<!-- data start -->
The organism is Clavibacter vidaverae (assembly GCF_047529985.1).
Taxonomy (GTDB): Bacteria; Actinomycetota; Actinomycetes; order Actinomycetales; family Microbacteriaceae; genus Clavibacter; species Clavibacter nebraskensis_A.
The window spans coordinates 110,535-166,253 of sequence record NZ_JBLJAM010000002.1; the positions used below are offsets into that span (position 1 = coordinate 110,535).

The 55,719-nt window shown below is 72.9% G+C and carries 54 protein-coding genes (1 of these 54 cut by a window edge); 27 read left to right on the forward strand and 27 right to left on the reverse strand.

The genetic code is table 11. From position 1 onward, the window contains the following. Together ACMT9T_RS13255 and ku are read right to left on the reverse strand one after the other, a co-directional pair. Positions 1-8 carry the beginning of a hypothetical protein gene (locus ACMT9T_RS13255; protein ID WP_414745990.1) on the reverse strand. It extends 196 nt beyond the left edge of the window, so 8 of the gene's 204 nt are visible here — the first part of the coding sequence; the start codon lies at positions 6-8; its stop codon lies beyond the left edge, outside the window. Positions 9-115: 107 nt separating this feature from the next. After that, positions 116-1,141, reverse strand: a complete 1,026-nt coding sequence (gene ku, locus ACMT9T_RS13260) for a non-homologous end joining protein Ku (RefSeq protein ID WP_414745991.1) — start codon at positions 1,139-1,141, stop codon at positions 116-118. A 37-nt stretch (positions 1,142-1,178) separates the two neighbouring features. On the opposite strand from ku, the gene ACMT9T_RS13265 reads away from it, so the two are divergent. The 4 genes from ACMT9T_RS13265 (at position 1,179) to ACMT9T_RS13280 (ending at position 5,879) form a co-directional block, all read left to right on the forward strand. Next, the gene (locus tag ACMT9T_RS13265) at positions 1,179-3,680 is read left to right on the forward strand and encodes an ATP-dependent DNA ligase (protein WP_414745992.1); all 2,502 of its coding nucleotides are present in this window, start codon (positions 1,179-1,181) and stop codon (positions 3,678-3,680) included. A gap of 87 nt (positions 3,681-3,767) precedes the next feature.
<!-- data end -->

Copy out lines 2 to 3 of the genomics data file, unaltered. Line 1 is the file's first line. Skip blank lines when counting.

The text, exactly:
Taxonomy (GTDB): Bacteria; Actinomycetota; Actinomycetes; order Actinomycetales; family Microbacteriaceae; genus Clavibacter; species Clavibacter nebraskensis_A.
The window spans coordinates 110,535-166,253 of sequence record NZ_JBLJAM010000002.1; the positions used below are offsets into that span (position 1 = coordinate 110,535).